By Sarah Binning

The opening song of the classic television show “Mister Rogers’ Neighborhood” is cleverly and artfully catchy. Which is as any theme song should be. The tune always manages to put a smile on my face, no matter how foul my mood is.

“So let’s make the most of this beautiful day/ Since we’re together, we might as well say/ Would you be mine?/ Could you be mine?/ Won’t you be my neighbor?”

Wait a minute, Fred Rogers. “Won’t you be my neighbor?” Won’t is a contraction for “will not” (Side note for the word’s Old English etymology: wonnot = will not. This explains why there’s not ‘i’ in the contraction).

So what Mr. Rogers is really saying is “Will not you be my neighbor?”

That doesn’t sound right at all … Doesn’t the man who has a never-ending supply of shoes want to say “Will you be my neighbor?”

One of my readers posed an interesting question. She wants to know why our culture says “won’t” when we really mean “will.”


Won’t you tell me the answer?

Won’t you be my neighbor?

Won’t you get the door for me?

A response of “yes” can have either a negative or positive connotation, depending on one interprets the question.  Won’t you be my neighbor? Yes. Wait … Does that mean you will or you won’t?

These questions are in a negative interrogative form. When used, they generate strong biased responses. The speaker is bias in favor of a particular answer. The speaker has already decided how he or she would like you to respond. (Yes, I’d love to live next door to you Mr. Rogers. Maybe we could share sweaters?) When one uses a negative interrogative question, he or she is suggesting a response as opposed to asking a real question.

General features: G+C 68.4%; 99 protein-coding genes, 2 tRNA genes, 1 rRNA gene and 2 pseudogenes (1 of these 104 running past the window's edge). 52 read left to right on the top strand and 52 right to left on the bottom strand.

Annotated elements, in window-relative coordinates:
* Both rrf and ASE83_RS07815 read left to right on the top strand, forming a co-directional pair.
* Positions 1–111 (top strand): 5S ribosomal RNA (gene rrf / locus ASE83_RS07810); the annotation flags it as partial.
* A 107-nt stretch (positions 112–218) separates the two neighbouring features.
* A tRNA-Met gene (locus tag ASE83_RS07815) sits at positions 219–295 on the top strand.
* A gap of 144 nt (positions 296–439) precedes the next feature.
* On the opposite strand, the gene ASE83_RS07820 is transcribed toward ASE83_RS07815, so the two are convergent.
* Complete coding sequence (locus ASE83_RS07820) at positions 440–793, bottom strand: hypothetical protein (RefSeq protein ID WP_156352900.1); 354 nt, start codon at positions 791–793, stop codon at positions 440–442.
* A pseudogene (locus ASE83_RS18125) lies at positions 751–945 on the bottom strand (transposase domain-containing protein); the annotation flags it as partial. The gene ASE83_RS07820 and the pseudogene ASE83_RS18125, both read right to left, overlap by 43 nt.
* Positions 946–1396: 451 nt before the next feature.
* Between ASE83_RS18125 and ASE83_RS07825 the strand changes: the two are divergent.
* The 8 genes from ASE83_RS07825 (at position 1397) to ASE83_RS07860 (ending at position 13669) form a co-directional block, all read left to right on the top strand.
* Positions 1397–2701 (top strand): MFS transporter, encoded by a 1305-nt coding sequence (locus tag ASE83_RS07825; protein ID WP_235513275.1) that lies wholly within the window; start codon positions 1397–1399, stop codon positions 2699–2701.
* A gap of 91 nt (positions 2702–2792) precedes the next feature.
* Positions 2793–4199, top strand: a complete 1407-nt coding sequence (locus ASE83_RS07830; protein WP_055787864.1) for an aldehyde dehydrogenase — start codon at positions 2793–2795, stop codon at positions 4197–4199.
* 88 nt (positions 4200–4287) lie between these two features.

Won’t you tell me the answer à what we’re really saying is “you should tell me the answer.”

Won’t you get the door for me à please, get the door for me?

In addition to “won’t” there are other examples of negative interrogative:

Didn’t I tell you this would happen?

Aren’t you ashamed of yourself?

Let’s see if we can’t finish this before 3:00.

Let’s see if we can’t win this game.

Fine! See if I won’t!

Allow me to elaborate on my “Aren’t you ashamed of yourself” example. If we reconstruct this sentence to a simple sentence it becomes: “Are you ashamed of yourself?”

Notice the subtle difference?

“Are you ashamed of yourself?” à this is noncommittal. The speaker doesn’t anticipate the outcome one way or another. Whereas “Aren’t you ashamed of yourself,” leads one to believe the speaker anticipates the person HAS something to be ashamed about.

Now that we understand the purpose of negative interrogative questions, shan’t we return to Mr. Rogers. I can only conclude that when Fred asks “Won’t you be my neighbor?” he really mean “Will you be my neighbor … because you should be my neighbor. My puppets and I make the best neighbors and you would consider yourself lucky to have such pleasant company.”